The Irish-American dramatist and Nobel laureate Eugene O’Neill is widely considered the father of modern American theatre. His most famous play, Long Day’s Journey Into Night, has just opened at the Apollo Theatre in London.
Born in New York in 1888, the son of an Irish immigrant actor, O’Neill began writing plays in his mid 20s. He was heavily influenced by the theatrical naturalism of leading European dramatists such as Anton Chekhov, Henrik Ibsen and August Strindberg.
These naturalists aimed to show human society and relations as they actually were, untainted by the sentimenality and melodrama that characterised theatre at that time.
O’Neill was determined to introduce to the US stage a theatre which stripped away the pretences of popular culture and bourgeois manners. He wanted theatre to bring American society face to face with itself.
The humanism of European naturalism fitted well with O’Neill’s politics. He mixed in left wing circles in New York’s Greenwich Village, famously befriending John Reed, the founder of the Communist Labour Party of America. Jack Nicholson portrayed O’Neill in Reds, Warren Beattie’s 1981 movie about John Reed.
O’Neill shocked American society with plays such as All God’s Chillun Got Wings and The Iceman Cometh, which dealt with taboo subjects such as mixed-race relationships and prostitution.
But it is the semi-autobiographical Long Day’s Journey Into Night which has come to be considered his masterwork.
O’Neill, who died in 1953, was posthumously awarded the Pulitzer Prize for Literature for the play in 1957—some 15 years after it was written, and a year after it was first staged.
The drama is set in a middle class family’s summer home in Connecticut, very much like the one owned by the O’Neills. The characters are broadly based upon members of O’Neill’s own family.
The fading Irish patriarch, James Tyrone, is an actor and sometime property speculator who has destroyed his own talent by constantly playing the same role in a long-running and lucrative production to which he owns the rights. His self-loathing can be measured in the trail of empty bottles left in the wake of his alcoholism.
The youngest son, Edmund, is left wing and poetic. Like the young O’Neill himself, he has contracted tuberculosis. The mother, Mary, is a long term morphine addict, while the older son, actor Jamie, resembles his father in his alcoholism, promiscuity and professional failure.
Anthony Page’s handsome production has arrived in London following a short tour. From the set and costume design to the performances themselves, it thoroughly faithful to O’Neill’s text.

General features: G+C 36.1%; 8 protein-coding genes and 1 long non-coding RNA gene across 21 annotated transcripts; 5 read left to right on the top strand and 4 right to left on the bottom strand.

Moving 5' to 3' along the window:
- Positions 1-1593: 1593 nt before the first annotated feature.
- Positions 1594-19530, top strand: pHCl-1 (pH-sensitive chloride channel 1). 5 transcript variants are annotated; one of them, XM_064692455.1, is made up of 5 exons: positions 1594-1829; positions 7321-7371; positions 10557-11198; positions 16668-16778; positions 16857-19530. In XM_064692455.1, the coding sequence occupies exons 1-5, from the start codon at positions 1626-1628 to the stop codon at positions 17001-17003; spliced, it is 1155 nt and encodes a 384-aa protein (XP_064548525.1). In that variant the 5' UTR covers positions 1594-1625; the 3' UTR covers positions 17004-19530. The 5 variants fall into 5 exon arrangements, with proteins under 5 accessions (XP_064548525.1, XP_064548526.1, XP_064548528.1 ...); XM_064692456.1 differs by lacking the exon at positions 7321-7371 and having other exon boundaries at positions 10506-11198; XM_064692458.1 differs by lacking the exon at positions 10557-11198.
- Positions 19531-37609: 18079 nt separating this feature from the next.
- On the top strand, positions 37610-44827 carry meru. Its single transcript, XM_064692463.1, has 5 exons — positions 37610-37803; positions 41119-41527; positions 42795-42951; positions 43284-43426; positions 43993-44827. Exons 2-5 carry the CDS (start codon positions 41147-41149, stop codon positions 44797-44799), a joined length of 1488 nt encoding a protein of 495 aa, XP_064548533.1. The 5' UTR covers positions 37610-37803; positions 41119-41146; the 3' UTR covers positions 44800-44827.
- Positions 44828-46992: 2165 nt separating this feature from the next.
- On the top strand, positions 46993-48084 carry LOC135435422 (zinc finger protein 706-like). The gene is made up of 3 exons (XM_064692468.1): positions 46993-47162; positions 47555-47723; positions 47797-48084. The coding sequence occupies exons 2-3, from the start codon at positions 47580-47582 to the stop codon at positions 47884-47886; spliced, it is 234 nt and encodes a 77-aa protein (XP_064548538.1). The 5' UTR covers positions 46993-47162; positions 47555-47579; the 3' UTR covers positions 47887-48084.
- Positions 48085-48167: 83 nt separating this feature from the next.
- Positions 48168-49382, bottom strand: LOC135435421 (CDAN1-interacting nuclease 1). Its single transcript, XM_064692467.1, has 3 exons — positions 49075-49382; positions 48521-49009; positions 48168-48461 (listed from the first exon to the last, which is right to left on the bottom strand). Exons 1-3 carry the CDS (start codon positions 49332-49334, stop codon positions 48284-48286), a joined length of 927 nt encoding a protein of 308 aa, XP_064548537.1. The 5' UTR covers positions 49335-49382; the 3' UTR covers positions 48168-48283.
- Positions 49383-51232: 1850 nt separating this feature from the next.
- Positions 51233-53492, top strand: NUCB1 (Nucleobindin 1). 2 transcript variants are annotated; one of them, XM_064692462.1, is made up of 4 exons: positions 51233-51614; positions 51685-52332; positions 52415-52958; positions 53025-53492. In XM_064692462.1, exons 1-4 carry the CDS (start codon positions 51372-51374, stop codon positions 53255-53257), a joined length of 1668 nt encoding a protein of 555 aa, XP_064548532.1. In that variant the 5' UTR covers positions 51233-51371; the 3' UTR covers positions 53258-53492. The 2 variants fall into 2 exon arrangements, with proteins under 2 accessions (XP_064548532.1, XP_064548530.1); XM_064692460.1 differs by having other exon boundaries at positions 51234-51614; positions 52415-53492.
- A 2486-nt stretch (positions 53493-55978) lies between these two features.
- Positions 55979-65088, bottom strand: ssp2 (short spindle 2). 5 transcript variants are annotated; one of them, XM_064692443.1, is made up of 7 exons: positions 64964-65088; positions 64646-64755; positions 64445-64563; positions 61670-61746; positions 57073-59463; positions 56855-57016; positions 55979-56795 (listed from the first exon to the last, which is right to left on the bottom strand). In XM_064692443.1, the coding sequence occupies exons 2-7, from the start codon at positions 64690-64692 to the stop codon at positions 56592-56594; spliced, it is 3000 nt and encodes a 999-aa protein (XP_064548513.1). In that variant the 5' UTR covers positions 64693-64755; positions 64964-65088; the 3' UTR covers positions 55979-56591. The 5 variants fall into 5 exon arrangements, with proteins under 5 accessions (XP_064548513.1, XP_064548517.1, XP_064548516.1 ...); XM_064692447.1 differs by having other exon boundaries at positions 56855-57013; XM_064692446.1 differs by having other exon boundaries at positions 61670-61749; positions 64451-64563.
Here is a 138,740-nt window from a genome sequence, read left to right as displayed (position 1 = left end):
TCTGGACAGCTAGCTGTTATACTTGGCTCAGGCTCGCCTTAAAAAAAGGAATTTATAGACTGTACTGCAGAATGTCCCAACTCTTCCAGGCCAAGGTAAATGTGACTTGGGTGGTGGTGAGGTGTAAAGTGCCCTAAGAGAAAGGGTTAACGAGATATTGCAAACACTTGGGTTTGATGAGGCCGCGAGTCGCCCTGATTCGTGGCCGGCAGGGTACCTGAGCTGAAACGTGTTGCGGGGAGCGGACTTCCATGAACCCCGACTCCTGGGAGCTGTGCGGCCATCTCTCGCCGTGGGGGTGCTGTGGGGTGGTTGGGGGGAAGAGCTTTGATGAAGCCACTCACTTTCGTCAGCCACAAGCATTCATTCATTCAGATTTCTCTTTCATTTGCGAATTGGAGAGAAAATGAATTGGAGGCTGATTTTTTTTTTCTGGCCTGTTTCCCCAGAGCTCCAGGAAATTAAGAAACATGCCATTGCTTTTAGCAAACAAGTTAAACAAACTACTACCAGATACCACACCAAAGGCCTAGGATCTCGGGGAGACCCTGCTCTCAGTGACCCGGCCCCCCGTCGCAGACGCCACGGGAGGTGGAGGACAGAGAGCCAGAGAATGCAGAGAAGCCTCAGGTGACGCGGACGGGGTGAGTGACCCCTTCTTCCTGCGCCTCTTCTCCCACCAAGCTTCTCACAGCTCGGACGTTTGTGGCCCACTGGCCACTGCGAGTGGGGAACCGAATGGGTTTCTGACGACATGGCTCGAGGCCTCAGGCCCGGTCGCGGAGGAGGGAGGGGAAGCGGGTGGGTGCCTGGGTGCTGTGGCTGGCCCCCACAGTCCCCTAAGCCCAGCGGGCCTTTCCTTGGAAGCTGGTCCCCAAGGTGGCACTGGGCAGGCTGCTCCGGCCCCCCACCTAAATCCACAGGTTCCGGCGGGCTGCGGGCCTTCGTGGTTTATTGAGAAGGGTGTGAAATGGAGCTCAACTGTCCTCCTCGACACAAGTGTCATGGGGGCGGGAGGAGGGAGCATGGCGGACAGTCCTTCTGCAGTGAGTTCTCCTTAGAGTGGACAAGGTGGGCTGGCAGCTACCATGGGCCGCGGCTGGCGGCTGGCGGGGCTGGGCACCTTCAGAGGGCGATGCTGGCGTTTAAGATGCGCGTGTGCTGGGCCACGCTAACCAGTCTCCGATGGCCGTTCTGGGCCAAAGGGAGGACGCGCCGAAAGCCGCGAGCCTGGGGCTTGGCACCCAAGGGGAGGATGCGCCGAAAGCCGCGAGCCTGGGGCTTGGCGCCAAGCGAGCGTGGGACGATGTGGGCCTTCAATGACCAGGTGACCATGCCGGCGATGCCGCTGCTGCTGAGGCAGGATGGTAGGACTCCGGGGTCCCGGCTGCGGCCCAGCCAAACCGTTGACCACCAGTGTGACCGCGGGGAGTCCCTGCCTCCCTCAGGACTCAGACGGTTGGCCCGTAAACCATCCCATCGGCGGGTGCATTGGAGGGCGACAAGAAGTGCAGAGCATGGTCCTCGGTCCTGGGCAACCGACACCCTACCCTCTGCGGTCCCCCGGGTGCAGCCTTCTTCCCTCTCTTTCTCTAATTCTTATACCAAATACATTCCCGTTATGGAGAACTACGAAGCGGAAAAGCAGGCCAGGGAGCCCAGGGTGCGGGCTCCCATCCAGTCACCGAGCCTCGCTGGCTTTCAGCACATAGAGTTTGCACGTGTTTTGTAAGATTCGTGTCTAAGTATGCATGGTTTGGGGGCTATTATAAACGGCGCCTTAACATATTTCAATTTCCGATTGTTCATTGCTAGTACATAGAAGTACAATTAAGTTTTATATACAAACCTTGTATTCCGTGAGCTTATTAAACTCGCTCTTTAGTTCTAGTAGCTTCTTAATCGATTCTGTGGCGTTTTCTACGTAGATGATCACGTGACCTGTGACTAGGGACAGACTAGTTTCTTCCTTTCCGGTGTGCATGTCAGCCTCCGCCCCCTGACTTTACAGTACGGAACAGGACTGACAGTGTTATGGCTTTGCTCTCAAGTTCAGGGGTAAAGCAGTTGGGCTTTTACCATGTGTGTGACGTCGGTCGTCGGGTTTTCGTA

From the very outset you feel the barely suppressed, shuddering misery of the Tyrone family as its many lies, self-deceptions and resentments threaten to burst through the facade.
In its atmosphere of impending psychological, emotional and material crises, it is very much like a Chekhov play—Uncle Vanya, perhaps, or The Cherry Orchard. But the role of drugs, whether alcohol or morphine, give the piece a strained and almost melodramatic dimension.
In that sense—and it may be the critical equivalent of farting in church to say this—the play is not quite the work of genius many hold it to be.
Although the tension between the restraints of its naturalistic form and the characters’ increasingly extreme emotions is often fascinating, it does sometimes seem like a less subtle version of Chekhov. It feels almost as if O’Neill is straining towards a different form that breaks with naturalism, such as the theatre of Federico Garcia Lorca or Edward Albee.
The greatest draw to this production is the fact that it stars David Suchet as James Tyrone. It is without question a superb performance. Suchet personifies the play’s inner conflict, shifting between verbose self-aggrandisement and agonising shame.
This comes to a powerful head in the final act, in which alcohol lubricates the painful truth-telling of a midnight conversation between James and Edmund.
Laurie Metcalf offers an unflinching portrayal of the destroyed matriarch, Mary, whose loves and fears recede into her history, buried under her addiction.
The moments in which James speaks of his love for her, as if he were speaking of someone already dead, resonate not only through Suchet’s performance but also through hers.
Long Day’s Journey Into Night is on at the Apollo Theatre, Shaftesbury Avenue, London W1D 7ES, until 18 August. For more information go to www.nimaxtheatres.com
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